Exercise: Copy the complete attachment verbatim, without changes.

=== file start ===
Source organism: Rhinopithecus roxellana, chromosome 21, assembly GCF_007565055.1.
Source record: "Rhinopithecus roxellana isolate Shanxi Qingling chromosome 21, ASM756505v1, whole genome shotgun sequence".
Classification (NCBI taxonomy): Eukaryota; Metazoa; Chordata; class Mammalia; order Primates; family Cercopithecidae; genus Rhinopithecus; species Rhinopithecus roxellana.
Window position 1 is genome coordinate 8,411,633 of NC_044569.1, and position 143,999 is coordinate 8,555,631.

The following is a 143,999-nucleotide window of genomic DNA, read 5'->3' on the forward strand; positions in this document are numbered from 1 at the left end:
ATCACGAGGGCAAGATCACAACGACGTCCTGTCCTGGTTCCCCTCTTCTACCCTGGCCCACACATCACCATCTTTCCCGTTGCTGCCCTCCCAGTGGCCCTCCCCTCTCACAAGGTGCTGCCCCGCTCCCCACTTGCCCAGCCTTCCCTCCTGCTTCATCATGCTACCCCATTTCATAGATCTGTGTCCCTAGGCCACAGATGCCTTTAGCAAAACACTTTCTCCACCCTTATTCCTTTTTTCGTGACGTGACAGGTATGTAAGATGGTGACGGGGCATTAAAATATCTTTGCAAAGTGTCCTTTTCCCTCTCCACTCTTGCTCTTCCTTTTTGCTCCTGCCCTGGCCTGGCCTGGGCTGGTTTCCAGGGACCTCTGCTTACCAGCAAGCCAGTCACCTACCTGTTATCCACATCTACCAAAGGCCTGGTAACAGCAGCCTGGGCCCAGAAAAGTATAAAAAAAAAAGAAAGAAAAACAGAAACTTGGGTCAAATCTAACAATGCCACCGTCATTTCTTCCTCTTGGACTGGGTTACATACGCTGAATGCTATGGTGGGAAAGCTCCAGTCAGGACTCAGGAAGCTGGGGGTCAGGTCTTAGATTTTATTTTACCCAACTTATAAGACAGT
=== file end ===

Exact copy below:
Source organism: Rhinopithecus roxellana, chromosome 21, assembly GCF_007565055.1.
Source record: "Rhinopithecus roxellana isolate Shanxi Qingling chromosome 21, ASM756505v1, whole genome shotgun sequence".
Classification (NCBI taxonomy): Eukaryota; Metazoa; Chordata; class Mammalia; order Primates; family Cercopithecidae; genus Rhinopithecus; species Rhinopithecus roxellana.
Window position 1 is genome coordinate 8,411,633 of NC_044569.1, and position 143,999 is coordinate 8,555,631.

The following is a 143,999-nucleotide window of genomic DNA, read 5'->3' on the forward strand; positions in this document are numbered from 1 at the left end:
ATCACGAGGGCAAGATCACAACGACGTCCTGTCCTGGTTCCCCTCTTCTACCCTGGCCCACACATCACCATCTTTCCCGTTGCTGCCCTCCCAGTGGCCCTCCCCTCTCACAAGGTGCTGCCCCGCTCCCCACTTGCCCAGCCTTCCCTCCTGCTTCATCATGCTACCCCATTTCATAGATCTGTGTCCCTAGGCCACAGATGCCTTTAGCAAAACACTTTCTCCACCCTTATTCCTTTTTTCGTGACGTGACAGGTATGTAAGATGGTGACGGGGCATTAAAATATCTTTGCAAAGTGTCCTTTTCCCTCTCCACTCTTGCTCTTCCTTTTTGCTCCTGCCCTGGCCTGGCCTGGGCTGGTTTCCAGGGACCTCTGCTTACCAGCAAGCCAGTCACCTACCTGTTATCCACATCTACCAAAGGCCTGGTAACAGCAGCCTGGGCCCAGAAAAGTATAAAAAAAAAAGAAAGAAAAACAGAAACTTGGGTCAAATCTAACAATGCCACCGTCATTTCTTCCTCTTGGACTGGGTTACATACGCTGAATGCTATGGTGGGAAAGCTCCAGTCAGGACTCAGGAAGCTGGGGGTCAGGTCTTAGATTTTATTTTACCCAACTTATAAGACAGT